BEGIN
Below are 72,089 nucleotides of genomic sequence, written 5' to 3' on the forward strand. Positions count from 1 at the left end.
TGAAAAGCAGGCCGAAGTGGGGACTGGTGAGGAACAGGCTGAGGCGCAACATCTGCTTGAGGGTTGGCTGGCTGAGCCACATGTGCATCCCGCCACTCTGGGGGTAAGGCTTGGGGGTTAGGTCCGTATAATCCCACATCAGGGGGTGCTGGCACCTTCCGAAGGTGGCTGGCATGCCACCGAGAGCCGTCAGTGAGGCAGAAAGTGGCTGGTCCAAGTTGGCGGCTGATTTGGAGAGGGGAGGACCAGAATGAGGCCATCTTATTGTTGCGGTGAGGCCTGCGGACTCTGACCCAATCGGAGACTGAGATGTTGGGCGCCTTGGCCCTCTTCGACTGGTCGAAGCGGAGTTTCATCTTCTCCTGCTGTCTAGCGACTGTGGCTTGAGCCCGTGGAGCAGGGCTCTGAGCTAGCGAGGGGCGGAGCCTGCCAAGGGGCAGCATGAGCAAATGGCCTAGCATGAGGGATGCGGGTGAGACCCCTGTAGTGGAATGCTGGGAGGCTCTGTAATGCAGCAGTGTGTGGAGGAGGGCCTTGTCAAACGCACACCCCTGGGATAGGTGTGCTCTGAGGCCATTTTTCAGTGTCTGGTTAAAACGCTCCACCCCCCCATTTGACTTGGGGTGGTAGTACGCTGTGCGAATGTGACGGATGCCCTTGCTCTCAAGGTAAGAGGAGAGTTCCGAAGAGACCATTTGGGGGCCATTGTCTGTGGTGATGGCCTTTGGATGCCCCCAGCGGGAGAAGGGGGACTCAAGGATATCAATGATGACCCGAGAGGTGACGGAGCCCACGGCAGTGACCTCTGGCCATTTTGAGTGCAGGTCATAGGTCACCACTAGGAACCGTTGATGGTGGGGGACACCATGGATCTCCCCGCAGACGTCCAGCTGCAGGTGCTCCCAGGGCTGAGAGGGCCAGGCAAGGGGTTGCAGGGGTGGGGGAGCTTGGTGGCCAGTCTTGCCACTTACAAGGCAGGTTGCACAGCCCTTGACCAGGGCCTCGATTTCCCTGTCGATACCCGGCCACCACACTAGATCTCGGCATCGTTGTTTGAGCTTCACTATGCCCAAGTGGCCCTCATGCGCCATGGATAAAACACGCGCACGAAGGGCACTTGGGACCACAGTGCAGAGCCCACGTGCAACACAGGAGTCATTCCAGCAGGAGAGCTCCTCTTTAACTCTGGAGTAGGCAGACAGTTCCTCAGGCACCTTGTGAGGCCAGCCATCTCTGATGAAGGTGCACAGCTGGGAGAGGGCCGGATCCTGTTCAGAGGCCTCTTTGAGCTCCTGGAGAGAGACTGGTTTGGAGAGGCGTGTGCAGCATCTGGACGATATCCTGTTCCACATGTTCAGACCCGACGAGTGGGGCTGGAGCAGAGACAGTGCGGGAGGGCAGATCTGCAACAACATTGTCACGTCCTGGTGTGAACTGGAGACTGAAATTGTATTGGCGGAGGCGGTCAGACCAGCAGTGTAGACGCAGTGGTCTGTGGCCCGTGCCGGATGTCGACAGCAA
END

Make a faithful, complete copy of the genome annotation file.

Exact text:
Below are 72,089 nucleotides of genomic sequence, written 5' to 3' on the forward strand. Positions count from 1 at the left end.
TGAAAAGCAGGCCGAAGTGGGGACTGGTGAGGAACAGGCTGAGGCGCAACATCTGCTTGAGGGTTGGCTGGCTGAGCCACATGTGCATCCCGCCACTCTGGGGGTAAGGCTTGGGGGTTAGGTCCGTATAATCCCACATCAGGGGGTGCTGGCACCTTCCGAAGGTGGCTGGCATGCCACCGAGAGCCGTCAGTGAGGCAGAAAGTGGCTGGTCCAAGTTGGCGGCTGATTTGGAGAGGGGAGGACCAGAATGAGGCCATCTTATTGTTGCGGTGAGGCCTGCGGACTCTGACCCAATCGGAGACTGAGATGTTGGGCGCCTTGGCCCTCTTCGACTGGTCGAAGCGGAGTTTCATCTTCTCCTGCTGTCTAGCGACTGTGGCTTGAGCCCGTGGAGCAGGGCTCTGAGCTAGCGAGGGGCGGAGCCTGCCAAGGGGCAGCATGAGCAAATGGCCTAGCATGAGGGATGCGGGTGAGACCCCTGTAGTGGAATGCTGGGAGGCTCTGTAATGCAGCAGTGTGTGGAGGAGGGCCTTGTCAAACGCACACCCCTGGGATAGGTGTGCTCTGAGGCCATTTTTCAGTGTCTGGTTAAAACGCTCCACCCCCCCATTTGACTTGGGGTGGTAGTACGCTGTGCGAATGTGACGGATGCCCTTGCTCTCAAGGTAAGAGGAGAGTTCCGAAGAGACCATTTGGGGGCCATTGTCTGTGGTGATGGCCTTTGGATGCCCCCAGCGGGAGAAGGGGGACTCAAGGATATCAATGATGACCCGAGAGGTGACGGAGCCCACGGCAGTGACCTCTGGCCATTTTGAGTGCAGGTCATAGGTCACCACTAGGAACCGTTGATGGTGGGGGACACCATGGATCTCCCCGCAGACGTCCAGCTGCAGGTGCTCCCAGGGCTGAGAGGGCCAGGCAAGGGGTTGCAGGGGTGGGGGAGCTTGGTGGCCAGTCTTGCCACTTACAAGGCAGGTTGCACAGCCCTTGACCAGGGCCTCGATTTCCCTGTCGATACCCGGCCACCACACTAGATCTCGGCATCGTTGTTTGAGCTTCACTATGCCCAAGTGGCCCTCATGCGCCATGGATAAAACACGCGCACGAAGGGCACTTGGGACCACAGTGCAGAGCCCACGTGCAACACAGGAGTCATTCCAGCAGGAGAGCTCCTCTTTAACTCTGGAGTAGGCAGACAGTTCCTCAGGCACCTTGTGAGGCCAGCCATCTCTGATGAAGGTGCACAGCTGGGAGAGGGCCGGATCCTGTTCAGAGGCCTCTTTGAGCTCCTGGAGAGAGACTGGTTTGGAGAGGCGTGTGCAGCATCTGGACGATATCCTGTTCCACATGTTCAGACCCGACGAGTGGGGCTGGAGCAGAGACAGTGCGGGAGGGCAGATCTGCAACAACATTGTCACGTCCTGGTGTGAACTGGAGACTGAAATTGTATTGGCGGAGGCGGTCAGACCAGCAGTGTAGACGCAGTGGTCTGTGGCCCGTGCCGGATGTCGACAGCAA